Case Studies

YouTube Show – Ryan Connolly

4 minute read

When you’re trying to produce pro-quality content on an indy-film budget, you have to work smart. No one knows that better than Ryan Connolly, independent filmmaker and founder of Film Riot, and in his YouTube videos and podcasts he’s happy to share his knowledge with filmmakers of many levels.

He’s a repository of tips and tricks that can help you up your game while saving money and time. Here’s a look at the streamlined studio workflow Film Riot uses to produce their twice-weekly episodes.


The main cameras used for their how-to videos are the Canon C100 and C300 Mark II, and the Sony A7S II. The C100 is used primarily for their locked-down green-screen shoots; the C300 serves as the traveling camera for shooting their sketches; and the A7S is locked down at Ryan’s desk as he does his Q&As or software walk-thrus.

They always shoot at 24 fps and almost never record in log (color grading is handled with their own collection of LUTs). And with turnarounds ranging from a day to three days, they also rarely shoot in 4K.

Film Riot uses in-camera audio, further reducing turnaround time by eliminating the need for post syncing and the cost of recording audio separately.


Because speed and ease is of paramount importance, the Film Riot crew uses raw camera files without transcoding, which work well in Premiere with XAVC-S as the primary codec. In fact, when Ryan’s finished doing his on-camera shoot, he just pops the card out of the camera that’s mounted on his desk and into his desktop system, the HP Z40, which he describes as “a beast of a system.”

Josh Connolly, Ryan’s brother, is his Film Riot partner, and he handles offloading and backing up the files to a custom-built NAS setup. Nothing is stored exclusively on the individual systems. Working from the NAS, both of them can access everything from files to assets to plugins.

Josh also sets up the folders per episode for both he and Ryan to use. Once upon a time, they created an episode template, but currently they find that the individual episodes are so different that the template has become less useful. The basic structure is an Adobe folder for all of the Premiere and After Effects files, an audio folder that branches out to music and sound effects, a folder that contains the sketch material, and then additional folders (as needed) for any screen captures or VFX.

Both Ryan and Josh edit—Ryan handles the sketches, while Josh assembles the episodes (on an Alienware system that is less tricked out than the HP), with Ryan stepping in to do the final color grading and audio sweetening.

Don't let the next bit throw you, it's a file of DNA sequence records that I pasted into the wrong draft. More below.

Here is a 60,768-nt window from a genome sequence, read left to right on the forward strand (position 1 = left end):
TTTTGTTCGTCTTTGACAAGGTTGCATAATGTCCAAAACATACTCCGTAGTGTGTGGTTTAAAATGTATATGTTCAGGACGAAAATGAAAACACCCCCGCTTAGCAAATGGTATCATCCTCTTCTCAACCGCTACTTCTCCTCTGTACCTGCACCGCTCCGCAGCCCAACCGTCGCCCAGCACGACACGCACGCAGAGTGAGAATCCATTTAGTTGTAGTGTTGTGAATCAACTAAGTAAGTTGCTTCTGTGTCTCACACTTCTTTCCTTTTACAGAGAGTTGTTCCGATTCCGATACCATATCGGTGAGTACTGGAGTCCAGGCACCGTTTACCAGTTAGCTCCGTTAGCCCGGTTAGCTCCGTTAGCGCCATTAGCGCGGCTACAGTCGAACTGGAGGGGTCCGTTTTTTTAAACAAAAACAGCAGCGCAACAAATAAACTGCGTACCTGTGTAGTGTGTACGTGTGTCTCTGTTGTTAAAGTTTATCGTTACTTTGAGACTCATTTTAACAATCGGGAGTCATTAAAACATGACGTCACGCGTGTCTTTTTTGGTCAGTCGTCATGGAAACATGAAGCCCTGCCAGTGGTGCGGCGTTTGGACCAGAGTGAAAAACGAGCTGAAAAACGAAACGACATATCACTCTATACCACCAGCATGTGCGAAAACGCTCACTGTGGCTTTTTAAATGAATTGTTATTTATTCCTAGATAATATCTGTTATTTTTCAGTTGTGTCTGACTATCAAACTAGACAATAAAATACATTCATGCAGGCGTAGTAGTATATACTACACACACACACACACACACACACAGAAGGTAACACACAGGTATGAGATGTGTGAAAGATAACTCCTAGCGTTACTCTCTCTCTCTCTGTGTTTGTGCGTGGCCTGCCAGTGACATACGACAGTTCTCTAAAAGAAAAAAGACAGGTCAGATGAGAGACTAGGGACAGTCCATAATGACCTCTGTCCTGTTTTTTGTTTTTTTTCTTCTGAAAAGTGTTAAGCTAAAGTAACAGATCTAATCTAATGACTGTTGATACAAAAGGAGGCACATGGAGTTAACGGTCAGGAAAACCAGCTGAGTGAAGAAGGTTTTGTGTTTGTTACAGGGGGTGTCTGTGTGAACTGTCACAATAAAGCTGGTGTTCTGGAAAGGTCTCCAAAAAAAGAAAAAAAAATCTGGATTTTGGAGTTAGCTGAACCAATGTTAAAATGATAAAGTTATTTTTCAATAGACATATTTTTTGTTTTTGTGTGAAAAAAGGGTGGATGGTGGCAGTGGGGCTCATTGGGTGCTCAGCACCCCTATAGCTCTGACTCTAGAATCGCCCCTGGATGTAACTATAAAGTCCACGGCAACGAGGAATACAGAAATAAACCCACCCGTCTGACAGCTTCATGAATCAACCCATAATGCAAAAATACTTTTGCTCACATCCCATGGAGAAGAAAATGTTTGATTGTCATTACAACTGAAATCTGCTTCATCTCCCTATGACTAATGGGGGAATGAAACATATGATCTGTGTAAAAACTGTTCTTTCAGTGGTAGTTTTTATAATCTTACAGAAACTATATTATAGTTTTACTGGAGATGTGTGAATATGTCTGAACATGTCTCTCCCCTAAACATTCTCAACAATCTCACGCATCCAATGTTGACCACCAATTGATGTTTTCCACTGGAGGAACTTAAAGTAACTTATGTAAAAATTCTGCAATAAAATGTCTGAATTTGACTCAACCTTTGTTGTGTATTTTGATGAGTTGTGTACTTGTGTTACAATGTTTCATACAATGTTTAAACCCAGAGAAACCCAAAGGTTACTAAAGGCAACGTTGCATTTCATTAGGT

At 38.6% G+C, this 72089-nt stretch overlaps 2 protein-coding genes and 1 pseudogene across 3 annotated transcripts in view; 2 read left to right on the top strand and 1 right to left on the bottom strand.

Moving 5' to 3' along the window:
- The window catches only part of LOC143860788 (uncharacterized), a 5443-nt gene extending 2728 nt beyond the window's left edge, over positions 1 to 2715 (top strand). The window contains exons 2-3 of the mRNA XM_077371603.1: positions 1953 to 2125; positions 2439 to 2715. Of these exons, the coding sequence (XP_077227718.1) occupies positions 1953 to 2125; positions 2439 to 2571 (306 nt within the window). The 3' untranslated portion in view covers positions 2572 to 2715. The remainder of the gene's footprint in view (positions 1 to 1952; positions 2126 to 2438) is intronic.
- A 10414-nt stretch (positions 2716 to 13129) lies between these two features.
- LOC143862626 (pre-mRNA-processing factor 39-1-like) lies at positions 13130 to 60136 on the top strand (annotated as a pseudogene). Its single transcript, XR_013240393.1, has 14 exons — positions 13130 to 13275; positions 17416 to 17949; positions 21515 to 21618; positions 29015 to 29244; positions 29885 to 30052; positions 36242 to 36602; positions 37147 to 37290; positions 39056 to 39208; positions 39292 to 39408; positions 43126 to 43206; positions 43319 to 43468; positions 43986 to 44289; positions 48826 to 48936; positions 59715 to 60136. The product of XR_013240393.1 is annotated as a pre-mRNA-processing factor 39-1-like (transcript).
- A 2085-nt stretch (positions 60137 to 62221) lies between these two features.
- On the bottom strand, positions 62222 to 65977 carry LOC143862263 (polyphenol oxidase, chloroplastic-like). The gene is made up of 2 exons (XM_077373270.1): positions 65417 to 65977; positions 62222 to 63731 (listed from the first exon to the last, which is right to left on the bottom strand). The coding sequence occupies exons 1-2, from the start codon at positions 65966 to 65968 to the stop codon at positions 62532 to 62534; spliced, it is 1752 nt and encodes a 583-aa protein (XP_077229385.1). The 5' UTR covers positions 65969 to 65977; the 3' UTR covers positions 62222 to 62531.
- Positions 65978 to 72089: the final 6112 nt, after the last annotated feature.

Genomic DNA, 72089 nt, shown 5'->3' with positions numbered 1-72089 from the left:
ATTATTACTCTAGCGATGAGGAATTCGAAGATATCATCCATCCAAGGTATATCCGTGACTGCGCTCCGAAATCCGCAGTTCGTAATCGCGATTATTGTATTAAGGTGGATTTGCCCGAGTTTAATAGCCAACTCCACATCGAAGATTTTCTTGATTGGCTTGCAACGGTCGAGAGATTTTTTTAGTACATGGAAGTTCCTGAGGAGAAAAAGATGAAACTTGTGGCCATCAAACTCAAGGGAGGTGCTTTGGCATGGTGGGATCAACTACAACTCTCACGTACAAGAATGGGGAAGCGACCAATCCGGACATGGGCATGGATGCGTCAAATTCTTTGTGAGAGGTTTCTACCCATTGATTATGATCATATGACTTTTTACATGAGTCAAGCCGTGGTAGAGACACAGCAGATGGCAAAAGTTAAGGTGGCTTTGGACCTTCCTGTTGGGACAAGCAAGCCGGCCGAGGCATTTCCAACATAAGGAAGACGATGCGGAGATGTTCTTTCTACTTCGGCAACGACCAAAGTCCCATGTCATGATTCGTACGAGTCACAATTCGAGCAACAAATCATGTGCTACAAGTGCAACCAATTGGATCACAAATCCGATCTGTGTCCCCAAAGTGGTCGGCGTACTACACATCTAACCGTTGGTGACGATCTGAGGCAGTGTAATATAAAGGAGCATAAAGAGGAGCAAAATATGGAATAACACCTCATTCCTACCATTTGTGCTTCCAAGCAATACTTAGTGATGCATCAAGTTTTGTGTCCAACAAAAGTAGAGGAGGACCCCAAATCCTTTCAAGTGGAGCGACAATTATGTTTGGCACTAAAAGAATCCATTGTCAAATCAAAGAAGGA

While Ryan and Josh effectively are the core of Film Riot, they employ an off-site After Effects artist from England who handles graphics and VFX, and have another part-time artist who’s based in Ohio. Film Riot also has an online store, and they’re collaborating with editor Lucas Harger, who edited Ryan’s recent short film BALLiSTIC (link to the MIF piece?), on a store-related project. To stay organized, they use Google Drive and Dropbox to upload assets, and for notes, reviews, and sharing versions.

Ryan does his own color grading for the Film Riot videos, using Premiere and Lumetri. He likes to add a little bit of grain at the end using FilmConvert, and sometimes uses Magic Bullet Colorista or Magic Bullet Looks, working on the adjustment layer rather than the individual clips.

Sound is handled in Premiere if it’s very simple (again, to save extra steps) but if Ryan’s working on a sketch piece he’ll do a dynamic link to Audition and send a mixed-down version of the file back to Premiere. For more complex sweetening he might also use Ableton Live. And Soundly is Ryan’s game-changing sound effects source—for a monthly fee you get access to thousands of sound effects that are easily searchable, simple to manipulate, and can be dragged directly into Premiere. The ease and speed of Soundly makes it one of Ryan’s go-to pieces of software.

Delivery and Archiving

Because they’re delivering the videos to Facebook and YouTube, delivery is straightforward, with a stock h.264 upload out of Google Drive, Dropbox, or, depending on what’s most convenient at the time. Note that the short films are a different story, uploaded to Vimeo at ProRes.

As for archiving, Film Riot keeps everything stored on their 60 TB server, with the caveat that they have amassed a quantity of content that will make it necessary for them to find a better long-term solution soon. Of course, when you’re not storing client’s materials, it makes finding a solution just a little less pressing.

The Bottom Line

When you’re an independent filmmaker, you always need to get as close to doing the best work as quickly and inexpensively as possible. It’s a big ask, but Film Riot has it pretty well figured out.


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